The constructivist approach is the most important new school in the field of postcold war international relations. Constructivists assume that interstate and interorganizational relations are always at some level linguistic contexts. Thus they bridge IR theory and social theory. This book explores the constructivist approach in IR as it has been developing in the larger context of social science worldwide, with younger IR scholars building anew on the tradition of Wittgenstein, Habermas, Luhman. Foucault, and others. The contributors include Friedrich Kratochwil, Harald Muller, Matthias Albert, Jennifer Milliken, Birgit Locher-Dodge and Elisabeth Prugl, Ben Rosamond, Nicholas Onuf, Audie Klotz, Lars Lose, and the editors.
Table of Contents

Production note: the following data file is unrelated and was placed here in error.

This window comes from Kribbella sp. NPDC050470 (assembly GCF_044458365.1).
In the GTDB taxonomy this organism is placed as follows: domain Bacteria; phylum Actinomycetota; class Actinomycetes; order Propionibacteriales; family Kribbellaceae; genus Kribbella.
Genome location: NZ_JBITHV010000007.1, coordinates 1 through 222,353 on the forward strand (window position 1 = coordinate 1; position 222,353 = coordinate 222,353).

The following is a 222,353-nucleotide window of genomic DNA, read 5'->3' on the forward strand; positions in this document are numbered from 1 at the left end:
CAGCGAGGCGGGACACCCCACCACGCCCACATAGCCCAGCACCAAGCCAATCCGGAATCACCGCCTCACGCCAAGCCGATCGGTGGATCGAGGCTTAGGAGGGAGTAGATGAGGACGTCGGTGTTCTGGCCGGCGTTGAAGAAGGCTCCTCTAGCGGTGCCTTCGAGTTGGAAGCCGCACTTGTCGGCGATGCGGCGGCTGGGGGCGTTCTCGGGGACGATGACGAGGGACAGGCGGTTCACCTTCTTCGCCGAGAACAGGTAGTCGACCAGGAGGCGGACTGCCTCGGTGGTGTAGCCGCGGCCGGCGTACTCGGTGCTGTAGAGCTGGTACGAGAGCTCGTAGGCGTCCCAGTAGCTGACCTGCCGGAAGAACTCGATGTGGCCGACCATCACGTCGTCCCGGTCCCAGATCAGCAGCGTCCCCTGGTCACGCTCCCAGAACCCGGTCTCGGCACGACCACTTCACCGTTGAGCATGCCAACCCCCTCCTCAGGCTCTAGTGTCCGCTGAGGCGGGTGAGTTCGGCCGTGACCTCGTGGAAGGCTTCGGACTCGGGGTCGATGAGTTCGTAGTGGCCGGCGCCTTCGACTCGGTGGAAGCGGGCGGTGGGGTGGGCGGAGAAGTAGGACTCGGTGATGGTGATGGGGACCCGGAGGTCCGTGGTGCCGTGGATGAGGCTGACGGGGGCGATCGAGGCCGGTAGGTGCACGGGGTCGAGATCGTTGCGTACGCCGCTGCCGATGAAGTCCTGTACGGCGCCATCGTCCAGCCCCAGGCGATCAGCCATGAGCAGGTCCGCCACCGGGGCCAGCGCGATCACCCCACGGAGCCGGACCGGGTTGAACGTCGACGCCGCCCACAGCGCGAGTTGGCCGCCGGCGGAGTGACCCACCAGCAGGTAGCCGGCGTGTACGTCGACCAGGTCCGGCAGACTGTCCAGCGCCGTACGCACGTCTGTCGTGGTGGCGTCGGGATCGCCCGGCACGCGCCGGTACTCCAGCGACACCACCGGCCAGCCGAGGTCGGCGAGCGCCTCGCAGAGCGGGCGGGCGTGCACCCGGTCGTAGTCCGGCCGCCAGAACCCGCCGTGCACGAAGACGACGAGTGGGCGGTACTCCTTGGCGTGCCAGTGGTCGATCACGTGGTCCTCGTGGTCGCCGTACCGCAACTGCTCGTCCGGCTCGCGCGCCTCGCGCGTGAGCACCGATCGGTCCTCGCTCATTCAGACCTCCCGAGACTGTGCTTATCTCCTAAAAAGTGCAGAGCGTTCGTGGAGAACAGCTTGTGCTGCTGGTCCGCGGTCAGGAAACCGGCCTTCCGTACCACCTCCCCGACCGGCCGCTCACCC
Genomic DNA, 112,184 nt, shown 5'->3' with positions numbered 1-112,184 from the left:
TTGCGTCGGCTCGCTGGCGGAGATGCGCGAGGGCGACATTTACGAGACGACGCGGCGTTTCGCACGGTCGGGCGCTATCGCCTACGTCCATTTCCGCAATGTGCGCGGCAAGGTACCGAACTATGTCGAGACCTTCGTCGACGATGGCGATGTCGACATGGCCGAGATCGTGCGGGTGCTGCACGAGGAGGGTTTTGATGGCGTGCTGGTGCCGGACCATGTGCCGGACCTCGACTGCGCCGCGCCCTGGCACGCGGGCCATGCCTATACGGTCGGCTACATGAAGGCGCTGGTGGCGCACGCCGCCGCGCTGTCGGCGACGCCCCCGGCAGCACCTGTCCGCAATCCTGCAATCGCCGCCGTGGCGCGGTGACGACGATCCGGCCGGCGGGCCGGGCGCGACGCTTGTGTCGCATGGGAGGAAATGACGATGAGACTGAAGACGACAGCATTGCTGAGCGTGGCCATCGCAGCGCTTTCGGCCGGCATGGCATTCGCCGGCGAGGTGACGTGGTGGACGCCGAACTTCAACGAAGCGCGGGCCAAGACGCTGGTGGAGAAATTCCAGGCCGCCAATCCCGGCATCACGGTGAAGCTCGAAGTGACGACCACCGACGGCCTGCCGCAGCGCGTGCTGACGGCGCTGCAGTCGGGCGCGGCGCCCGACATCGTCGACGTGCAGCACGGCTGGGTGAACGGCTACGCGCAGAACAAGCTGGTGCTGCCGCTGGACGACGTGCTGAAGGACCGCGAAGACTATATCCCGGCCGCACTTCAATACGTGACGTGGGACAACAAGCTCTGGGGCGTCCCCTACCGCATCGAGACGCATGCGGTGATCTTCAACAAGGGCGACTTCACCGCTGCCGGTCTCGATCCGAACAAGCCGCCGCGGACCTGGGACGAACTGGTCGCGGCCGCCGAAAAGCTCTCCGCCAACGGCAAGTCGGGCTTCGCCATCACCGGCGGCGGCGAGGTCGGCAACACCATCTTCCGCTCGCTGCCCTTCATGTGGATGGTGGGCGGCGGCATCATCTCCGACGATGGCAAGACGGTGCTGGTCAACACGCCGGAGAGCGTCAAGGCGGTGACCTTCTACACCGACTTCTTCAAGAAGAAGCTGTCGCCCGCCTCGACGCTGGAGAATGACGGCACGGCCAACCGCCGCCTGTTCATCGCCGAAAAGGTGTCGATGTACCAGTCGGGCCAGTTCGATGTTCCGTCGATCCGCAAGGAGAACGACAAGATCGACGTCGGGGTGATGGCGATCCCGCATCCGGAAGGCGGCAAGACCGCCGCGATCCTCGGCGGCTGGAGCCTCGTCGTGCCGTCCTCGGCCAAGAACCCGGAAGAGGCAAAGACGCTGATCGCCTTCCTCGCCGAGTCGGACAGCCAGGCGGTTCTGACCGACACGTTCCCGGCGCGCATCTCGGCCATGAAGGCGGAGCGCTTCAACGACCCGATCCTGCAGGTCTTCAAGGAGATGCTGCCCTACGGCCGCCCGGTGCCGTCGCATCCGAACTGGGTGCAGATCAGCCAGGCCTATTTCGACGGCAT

PART I: RECONSIDERING CONSTRUCTIVISM 1. Constructivism as an Approach to Interdisciplinary Study, Friedrich V. Kratochwil 2. Four Levels and a Discipline, Knud Erik Jorgensen 3. Constructivisms in International Relations: Wendt, Onuf and Kratochwil, Maja Zehfuss 4. Feminism: Constructivism's Other Pedigree, Birgit Locher and Elisabeth Prugl 5. What Systems Theory Can Tell Us about Constructivism, Mathias Albert PART II: PRACTICING CONSTRUCTIVISM 6. Critical Methodology and Constructivism, K.M. Fierke 7. Discourse Study: Bringing Rigor to Critical Theory, Jennifer Milliken 8. International Relations as Communicative Action, Harald Muller 9. Communicative Action and the World of Diplomacy, Lars G. Lose 10. Constructing Globalization, Ben Rosamond EPILOGUE 11. Can We Speak a Common Constructivist Language?, Audie Klotz 12. The Politics of Constructivism, Nicholas G. Onuf